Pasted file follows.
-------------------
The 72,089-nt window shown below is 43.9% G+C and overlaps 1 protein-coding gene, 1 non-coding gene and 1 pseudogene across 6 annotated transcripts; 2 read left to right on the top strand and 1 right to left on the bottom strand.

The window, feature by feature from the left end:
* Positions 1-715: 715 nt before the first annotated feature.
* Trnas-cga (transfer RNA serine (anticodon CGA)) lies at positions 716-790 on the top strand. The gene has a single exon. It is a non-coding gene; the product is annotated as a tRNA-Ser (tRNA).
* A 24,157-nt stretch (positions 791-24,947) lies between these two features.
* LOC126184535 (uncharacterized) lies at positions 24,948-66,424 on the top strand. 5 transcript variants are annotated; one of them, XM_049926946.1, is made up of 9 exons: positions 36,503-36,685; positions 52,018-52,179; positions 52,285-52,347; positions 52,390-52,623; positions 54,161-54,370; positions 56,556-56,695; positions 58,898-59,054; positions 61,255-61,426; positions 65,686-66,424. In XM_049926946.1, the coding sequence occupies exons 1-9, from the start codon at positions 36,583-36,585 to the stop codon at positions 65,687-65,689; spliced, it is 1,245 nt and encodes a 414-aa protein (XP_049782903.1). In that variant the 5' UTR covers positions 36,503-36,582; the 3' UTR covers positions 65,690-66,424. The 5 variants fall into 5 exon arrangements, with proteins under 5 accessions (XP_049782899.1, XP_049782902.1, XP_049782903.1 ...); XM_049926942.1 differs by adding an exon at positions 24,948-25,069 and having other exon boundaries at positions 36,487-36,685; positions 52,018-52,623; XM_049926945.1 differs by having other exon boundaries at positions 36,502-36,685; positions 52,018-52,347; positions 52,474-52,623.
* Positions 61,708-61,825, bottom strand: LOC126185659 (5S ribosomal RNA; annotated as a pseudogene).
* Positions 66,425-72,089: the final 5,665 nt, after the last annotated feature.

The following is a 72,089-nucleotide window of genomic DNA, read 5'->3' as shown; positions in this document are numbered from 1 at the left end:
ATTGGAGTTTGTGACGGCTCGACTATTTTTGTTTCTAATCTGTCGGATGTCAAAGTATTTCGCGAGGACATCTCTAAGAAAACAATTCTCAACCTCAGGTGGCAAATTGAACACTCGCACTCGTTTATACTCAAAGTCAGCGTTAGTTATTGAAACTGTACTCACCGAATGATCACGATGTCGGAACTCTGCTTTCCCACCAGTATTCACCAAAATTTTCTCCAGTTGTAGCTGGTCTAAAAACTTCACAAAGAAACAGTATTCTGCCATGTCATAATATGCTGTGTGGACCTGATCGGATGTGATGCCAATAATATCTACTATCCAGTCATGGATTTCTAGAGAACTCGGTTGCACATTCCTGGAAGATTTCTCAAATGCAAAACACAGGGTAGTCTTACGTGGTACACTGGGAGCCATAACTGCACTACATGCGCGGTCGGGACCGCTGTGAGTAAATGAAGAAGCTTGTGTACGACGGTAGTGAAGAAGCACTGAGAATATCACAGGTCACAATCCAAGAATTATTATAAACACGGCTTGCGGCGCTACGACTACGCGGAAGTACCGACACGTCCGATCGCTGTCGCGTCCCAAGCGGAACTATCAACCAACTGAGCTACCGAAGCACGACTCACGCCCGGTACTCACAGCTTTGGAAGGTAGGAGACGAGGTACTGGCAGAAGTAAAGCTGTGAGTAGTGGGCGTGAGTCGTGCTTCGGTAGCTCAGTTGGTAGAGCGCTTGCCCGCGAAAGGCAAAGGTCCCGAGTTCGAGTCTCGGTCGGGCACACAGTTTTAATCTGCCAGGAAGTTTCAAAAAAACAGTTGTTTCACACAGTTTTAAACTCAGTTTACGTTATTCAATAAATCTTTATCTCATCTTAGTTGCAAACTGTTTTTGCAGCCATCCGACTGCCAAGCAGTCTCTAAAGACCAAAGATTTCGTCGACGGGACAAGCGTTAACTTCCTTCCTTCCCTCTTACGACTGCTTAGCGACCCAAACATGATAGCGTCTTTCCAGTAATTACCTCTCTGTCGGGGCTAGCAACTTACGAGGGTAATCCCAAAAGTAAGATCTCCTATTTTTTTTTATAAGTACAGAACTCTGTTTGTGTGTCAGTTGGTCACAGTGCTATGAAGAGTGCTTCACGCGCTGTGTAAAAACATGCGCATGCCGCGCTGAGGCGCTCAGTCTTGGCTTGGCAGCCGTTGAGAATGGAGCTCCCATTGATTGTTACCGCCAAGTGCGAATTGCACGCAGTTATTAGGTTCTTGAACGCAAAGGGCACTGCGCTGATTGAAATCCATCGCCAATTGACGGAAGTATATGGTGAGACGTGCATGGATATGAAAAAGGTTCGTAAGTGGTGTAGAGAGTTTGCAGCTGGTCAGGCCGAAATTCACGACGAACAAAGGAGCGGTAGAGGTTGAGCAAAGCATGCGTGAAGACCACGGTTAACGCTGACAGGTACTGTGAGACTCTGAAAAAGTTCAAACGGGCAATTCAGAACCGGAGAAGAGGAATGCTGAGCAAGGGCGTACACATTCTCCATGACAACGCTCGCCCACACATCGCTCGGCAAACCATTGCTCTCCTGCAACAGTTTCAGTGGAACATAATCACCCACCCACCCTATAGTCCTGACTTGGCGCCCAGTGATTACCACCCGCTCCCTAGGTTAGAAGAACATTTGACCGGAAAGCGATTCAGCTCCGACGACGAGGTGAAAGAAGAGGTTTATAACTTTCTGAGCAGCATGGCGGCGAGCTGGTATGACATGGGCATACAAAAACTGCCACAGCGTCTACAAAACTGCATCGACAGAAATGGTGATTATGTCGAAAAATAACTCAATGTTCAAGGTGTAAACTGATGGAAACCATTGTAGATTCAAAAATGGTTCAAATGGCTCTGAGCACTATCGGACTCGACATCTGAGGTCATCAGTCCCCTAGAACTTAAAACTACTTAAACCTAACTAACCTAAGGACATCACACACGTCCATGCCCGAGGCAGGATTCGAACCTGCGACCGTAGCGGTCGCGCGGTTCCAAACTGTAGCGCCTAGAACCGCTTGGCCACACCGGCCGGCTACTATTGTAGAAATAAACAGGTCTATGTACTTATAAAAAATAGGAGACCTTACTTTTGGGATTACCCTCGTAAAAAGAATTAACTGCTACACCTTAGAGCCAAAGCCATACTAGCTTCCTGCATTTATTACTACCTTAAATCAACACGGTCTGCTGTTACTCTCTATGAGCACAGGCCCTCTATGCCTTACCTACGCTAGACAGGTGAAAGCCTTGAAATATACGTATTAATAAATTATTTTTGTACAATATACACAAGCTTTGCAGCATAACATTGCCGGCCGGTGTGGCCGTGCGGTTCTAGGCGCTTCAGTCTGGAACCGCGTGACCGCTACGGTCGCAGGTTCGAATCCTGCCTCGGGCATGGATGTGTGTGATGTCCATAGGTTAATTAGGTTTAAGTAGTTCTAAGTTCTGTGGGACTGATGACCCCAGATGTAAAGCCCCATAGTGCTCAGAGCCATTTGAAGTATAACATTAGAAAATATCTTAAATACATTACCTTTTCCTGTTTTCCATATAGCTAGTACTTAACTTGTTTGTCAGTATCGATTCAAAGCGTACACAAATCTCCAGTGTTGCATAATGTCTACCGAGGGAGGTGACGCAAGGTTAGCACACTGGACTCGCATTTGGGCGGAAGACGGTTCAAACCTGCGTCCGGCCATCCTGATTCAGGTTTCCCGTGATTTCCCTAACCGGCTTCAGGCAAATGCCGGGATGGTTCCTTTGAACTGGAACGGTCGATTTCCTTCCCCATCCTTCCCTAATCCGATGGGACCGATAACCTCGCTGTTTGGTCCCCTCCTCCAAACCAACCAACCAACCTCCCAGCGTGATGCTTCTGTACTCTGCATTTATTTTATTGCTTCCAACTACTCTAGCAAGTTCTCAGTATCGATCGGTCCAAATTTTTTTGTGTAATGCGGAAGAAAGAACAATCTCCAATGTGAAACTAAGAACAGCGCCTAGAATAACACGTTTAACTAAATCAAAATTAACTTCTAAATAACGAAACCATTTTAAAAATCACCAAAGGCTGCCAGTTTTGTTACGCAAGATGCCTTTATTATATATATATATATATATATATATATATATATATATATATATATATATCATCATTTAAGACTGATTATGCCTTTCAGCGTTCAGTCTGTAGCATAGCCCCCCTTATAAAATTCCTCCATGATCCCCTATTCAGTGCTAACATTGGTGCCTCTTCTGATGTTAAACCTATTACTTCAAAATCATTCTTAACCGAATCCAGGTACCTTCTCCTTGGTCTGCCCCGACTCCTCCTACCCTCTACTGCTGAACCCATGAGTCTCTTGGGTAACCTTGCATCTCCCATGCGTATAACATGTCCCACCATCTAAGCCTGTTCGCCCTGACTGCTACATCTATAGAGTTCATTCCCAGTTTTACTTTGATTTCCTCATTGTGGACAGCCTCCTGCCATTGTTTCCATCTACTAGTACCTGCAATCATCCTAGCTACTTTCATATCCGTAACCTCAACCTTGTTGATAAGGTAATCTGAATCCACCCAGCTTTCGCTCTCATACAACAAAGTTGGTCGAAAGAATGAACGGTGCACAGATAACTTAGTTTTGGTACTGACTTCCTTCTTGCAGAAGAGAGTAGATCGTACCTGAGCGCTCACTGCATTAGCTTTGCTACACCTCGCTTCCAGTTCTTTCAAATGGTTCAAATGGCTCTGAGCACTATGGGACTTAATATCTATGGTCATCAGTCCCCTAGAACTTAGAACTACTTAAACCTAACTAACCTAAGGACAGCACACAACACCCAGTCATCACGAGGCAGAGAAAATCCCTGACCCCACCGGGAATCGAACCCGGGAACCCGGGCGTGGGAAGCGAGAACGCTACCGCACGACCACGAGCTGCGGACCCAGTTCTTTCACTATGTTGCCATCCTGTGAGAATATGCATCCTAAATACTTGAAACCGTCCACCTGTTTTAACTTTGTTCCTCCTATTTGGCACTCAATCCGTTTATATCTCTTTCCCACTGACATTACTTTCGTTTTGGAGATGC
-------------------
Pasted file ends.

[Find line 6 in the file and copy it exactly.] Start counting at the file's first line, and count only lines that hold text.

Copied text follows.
* LOC126184535 (uncharacterized) lies at positions 24,948-66,424 on the top strand. 5 transcript variants are annotated; one of them, XM_049926946.1, is made up of 9 exons: positions 36,503-36,685; positions 52,018-52,179; positions 52,285-52,347; positions 52,390-52,623; positions 54,161-54,370; positions 56,556-56,695; positions 58,898-59,054; positions 61,255-61,426; positions 65,686-66,424. In XM_049926946.1, the coding sequence occupies exons 1-9, from the start codon at positions 36,583-36,585 to the stop codon at positions 65,687-65,689; spliced, it is 1,245 nt and encodes a 414-aa protein (XP_049782903.1). In that variant the 5' UTR covers positions 36,503-36,582; the 3' UTR covers positions 65,690-66,424. The 5 variants fall into 5 exon arrangements, with proteins under 5 accessions (XP_049782899.1, XP_049782902.1, XP_049782903.1 ...); XM_049926942.1 differs by adding an exon at positions 24,948-25,069 and having other exon boundaries at positions 36,487-36,685; positions 52,018-52,623; XM_049926945.1 differs by having other exon boundaries at positions 36,502-36,685; positions 52,018-52,347; positions 52,474-52,623.